Chinese-controlled AMC to open Saudi Arabia's first new cinema in decades on April 18

AMC, the world's largest exhibitor, and the Development & Investment Entertainment Co., a subsidiary of Saudi Arabia's PIF, plan to open as many as 40 cinemas within five years.
AMC, the world's largest exhibitor, and the Development & Investment Entertainment Co., a subsidiary of Saudi Arabia's PIF, plan to open as many as 40 cinemas within five years.PHOTO: FACEBOOK/AMC THEATRES

Los Angeles (Bloomberg, Reuters) - AMC Entertainment Holdings, controlled by China's Dalian Wanda, was granted the first cinema license in Saudi Arabia and plans to open 100 theatres with the country's Public Investment Fund.

AMC, the world's largest exhibitor, and the Development & Investment Entertainment Co., a subsidiary of Saudi Arabia's PIF, plan to open as many as 40 cinemas within five years and 60 more by 2030, according to a statement on Wednesday (April 4) from the Leawood, Kansas-based company.

There are no commercial theatres in Saudi Arabia and plans to open them present challenges for the conservative kingdom, such as whether men and women can sit together and what types of movies will play. The partners are aiming for "50 percent market share of the Saudi Arabian movie theatre industry", the parties said. The first AMC in Saudia Arabia will open in the capital Riyadh on April 18.

Saudi Arabia had some cinemas in the 1970s but its powerful clerics closed them, reflecting rising Islamist influence throughout the Arab region at the time.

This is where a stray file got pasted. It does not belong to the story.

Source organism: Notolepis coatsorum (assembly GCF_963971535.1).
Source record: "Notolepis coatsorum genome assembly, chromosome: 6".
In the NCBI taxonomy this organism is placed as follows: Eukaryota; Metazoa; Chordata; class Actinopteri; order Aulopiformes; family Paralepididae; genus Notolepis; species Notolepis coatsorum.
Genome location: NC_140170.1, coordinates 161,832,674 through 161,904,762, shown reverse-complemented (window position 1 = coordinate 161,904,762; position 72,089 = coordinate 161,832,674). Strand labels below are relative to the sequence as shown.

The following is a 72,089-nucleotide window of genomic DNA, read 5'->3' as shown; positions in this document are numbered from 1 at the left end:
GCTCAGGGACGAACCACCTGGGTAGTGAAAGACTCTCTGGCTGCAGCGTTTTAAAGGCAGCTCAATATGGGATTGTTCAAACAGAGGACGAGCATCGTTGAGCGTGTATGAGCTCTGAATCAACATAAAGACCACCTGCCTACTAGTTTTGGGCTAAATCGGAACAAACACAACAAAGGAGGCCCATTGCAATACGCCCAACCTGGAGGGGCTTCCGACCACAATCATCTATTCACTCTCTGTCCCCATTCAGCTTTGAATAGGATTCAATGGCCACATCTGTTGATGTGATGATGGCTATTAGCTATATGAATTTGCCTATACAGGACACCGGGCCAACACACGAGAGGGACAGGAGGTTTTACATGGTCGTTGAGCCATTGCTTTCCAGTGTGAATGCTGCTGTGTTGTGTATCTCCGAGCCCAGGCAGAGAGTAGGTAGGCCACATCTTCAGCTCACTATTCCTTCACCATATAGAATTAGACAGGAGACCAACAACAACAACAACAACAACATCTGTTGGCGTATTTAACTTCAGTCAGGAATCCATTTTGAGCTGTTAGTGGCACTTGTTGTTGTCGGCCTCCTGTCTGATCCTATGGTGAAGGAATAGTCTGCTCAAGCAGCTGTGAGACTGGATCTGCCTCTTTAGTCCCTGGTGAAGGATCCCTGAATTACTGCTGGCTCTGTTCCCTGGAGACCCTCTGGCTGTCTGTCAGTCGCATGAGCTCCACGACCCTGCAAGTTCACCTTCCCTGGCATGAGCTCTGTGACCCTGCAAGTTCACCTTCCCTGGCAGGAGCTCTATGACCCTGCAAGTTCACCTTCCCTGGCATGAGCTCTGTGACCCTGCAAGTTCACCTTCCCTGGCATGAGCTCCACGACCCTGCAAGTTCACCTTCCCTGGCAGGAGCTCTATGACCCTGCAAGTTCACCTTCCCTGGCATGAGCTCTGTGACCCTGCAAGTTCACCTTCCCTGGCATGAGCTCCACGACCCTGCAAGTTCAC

In 2017, the government said it would lift the ban as part of ambitious economic and social reforms pushed by Crown Prince Mohammed bin Salman. He is currently touring the United States seeking investments to help broaden the economy and lessen its dependence on oil.

The goal is to open 30 to 40 movie theatres in 15 cities in the next five years, and a total of up to 100 in the next decade in 25 cities, Adam Aron, AMC's chief executive officer, said on a conference call. Cinemas won't initially be segregated by gender, though some showtimes may be exclusive for women or men, he said. "The rules of operation are in formation as we speak," he said.

In terms of the types of films, he said that AMC will exhibit all major releases from Hollywood studios that "are appropriate for the Middle East".

Saudis are likely to see Hollywood's major hits coming out in the second quarter, he said, as well as homegrown fare. "I expect to see a Saudi film industry emerge out of this," he said.

The first screening will be Marvel's superhero movie Black Panther, a source familiar with the matter told Reuters.

Aron estimated the local movie market could generate US$1 billion (S$1.3 billion) annually in the next five years. The company expects its revenue split with studios to be in line with other countries in the region. Tickets are likely to cost 60 riyals (S$21) including taxes, Aron said.

The Saudi crown prince, or MBS as he's known, met Los Angeles Mayor Eric Garcetti and media industry leaders including Rupert Murdoch and Warner Bros. chief executive officer Kevin Tsujihara. The Public Investment Fund is poised to take a US$400 million stake in the Hollywood talent agency Endeavor as part of plans to diversify the kingdom's oil-based economy.

The movie industry is expected to contribute about US$24 billion to the economy and add more than 30,000 permanent jobs.

Imax Corp. is also interested in opening theatres in the country - it operates the only cinema screen, which is housed in a science museum.